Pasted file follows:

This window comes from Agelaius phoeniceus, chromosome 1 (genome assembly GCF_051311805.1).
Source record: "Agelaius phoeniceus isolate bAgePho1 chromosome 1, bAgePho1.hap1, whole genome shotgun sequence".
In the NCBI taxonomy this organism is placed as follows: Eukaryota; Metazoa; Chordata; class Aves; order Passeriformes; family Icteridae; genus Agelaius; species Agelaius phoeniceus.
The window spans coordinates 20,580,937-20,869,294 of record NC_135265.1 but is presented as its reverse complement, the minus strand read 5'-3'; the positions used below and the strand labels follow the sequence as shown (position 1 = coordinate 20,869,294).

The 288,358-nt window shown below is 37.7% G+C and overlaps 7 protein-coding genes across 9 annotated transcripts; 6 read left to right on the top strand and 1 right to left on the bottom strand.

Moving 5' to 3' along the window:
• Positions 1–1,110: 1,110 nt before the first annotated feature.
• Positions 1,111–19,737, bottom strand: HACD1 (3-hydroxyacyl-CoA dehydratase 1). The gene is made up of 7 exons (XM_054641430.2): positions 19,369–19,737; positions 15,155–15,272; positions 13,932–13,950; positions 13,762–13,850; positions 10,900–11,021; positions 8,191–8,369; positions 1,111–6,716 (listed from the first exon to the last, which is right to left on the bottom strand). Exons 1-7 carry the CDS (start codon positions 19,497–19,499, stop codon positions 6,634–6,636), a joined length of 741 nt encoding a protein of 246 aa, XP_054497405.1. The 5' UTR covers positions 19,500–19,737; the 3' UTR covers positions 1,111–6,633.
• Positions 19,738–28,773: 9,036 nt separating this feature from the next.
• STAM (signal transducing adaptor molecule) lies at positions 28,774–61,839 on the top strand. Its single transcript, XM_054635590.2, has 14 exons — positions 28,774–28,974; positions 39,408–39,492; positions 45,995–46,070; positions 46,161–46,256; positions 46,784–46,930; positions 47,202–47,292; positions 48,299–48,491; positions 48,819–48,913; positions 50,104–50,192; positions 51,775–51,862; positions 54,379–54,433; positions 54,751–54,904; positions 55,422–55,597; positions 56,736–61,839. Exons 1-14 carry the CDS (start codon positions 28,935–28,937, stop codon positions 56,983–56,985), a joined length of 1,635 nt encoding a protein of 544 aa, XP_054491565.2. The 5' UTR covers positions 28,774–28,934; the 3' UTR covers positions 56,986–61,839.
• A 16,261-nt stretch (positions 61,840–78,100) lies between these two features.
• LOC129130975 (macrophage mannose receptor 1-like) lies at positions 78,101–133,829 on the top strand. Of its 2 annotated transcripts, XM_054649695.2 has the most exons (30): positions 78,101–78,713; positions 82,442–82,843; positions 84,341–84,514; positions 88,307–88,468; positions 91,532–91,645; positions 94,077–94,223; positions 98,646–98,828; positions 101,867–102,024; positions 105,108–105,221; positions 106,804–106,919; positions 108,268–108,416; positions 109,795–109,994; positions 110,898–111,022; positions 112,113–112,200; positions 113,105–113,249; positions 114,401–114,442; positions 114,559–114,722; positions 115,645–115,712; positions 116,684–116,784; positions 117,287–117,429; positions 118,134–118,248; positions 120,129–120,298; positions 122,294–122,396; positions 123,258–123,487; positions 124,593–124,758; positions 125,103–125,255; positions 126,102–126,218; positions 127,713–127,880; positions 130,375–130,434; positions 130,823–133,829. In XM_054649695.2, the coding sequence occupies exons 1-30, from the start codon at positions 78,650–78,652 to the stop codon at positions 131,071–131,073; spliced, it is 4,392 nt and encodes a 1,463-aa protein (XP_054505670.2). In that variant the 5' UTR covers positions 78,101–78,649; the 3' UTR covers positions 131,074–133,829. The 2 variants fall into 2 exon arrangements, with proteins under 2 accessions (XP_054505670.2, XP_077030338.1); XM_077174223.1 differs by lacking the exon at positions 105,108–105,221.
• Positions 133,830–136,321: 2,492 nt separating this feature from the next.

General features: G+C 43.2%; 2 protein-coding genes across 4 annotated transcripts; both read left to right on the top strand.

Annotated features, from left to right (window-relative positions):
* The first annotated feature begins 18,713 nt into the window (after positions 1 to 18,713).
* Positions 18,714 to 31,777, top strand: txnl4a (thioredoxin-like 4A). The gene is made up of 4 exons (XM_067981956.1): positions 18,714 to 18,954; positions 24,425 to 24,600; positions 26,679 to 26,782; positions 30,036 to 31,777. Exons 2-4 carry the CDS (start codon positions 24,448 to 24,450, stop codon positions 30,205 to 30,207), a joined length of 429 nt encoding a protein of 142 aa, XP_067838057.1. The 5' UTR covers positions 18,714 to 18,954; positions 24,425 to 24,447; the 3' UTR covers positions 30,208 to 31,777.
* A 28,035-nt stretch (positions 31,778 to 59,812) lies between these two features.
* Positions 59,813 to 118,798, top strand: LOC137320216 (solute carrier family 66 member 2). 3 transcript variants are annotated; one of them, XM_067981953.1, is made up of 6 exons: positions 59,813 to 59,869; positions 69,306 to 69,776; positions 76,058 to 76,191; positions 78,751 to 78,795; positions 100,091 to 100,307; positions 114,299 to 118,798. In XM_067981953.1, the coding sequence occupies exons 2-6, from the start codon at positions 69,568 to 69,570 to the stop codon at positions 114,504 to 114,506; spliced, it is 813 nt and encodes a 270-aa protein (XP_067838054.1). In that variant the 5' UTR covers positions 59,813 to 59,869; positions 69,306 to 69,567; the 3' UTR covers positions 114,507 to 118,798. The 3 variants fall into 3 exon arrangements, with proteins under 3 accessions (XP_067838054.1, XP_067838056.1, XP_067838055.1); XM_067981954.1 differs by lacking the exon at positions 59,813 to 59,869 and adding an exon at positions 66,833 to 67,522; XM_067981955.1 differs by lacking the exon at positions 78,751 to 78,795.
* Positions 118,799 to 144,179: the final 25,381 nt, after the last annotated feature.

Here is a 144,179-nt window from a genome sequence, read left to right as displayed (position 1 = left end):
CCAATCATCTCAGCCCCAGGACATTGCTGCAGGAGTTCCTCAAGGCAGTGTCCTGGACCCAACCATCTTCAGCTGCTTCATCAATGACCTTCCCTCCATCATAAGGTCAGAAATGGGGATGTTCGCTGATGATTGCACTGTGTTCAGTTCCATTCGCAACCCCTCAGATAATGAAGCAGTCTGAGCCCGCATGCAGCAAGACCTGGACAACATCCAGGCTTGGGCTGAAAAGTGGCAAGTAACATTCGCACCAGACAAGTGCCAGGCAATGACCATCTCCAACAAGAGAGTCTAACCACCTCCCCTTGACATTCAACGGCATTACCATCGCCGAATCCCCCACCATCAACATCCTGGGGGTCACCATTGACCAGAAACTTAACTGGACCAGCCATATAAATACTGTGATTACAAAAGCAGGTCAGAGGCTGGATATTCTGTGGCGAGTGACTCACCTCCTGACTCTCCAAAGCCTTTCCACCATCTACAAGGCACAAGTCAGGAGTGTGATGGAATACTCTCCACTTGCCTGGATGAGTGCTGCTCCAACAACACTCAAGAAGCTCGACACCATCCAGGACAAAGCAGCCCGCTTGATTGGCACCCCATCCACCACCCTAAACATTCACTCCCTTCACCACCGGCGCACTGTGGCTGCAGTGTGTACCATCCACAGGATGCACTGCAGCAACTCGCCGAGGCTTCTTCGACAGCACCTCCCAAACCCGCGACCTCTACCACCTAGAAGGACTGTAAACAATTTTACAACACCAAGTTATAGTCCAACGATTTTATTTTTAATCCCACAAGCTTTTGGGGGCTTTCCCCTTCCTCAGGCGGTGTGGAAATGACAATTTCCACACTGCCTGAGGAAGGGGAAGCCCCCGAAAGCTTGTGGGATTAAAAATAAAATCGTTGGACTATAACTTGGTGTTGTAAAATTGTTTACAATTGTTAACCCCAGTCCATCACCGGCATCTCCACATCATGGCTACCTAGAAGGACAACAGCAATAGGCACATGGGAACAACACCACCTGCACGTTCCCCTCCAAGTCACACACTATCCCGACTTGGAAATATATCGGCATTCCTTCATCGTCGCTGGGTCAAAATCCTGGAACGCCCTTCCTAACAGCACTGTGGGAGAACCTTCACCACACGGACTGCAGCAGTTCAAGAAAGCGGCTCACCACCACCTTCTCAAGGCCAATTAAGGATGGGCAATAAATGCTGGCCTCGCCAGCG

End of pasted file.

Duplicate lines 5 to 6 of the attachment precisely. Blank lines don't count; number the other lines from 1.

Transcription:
The 288,358-nt window shown below is 37.7% G+C and overlaps 7 protein-coding genes across 9 annotated transcripts; 6 read left to right on the top strand and 1 right to left on the bottom strand.

Moving 5' to 3' along the window: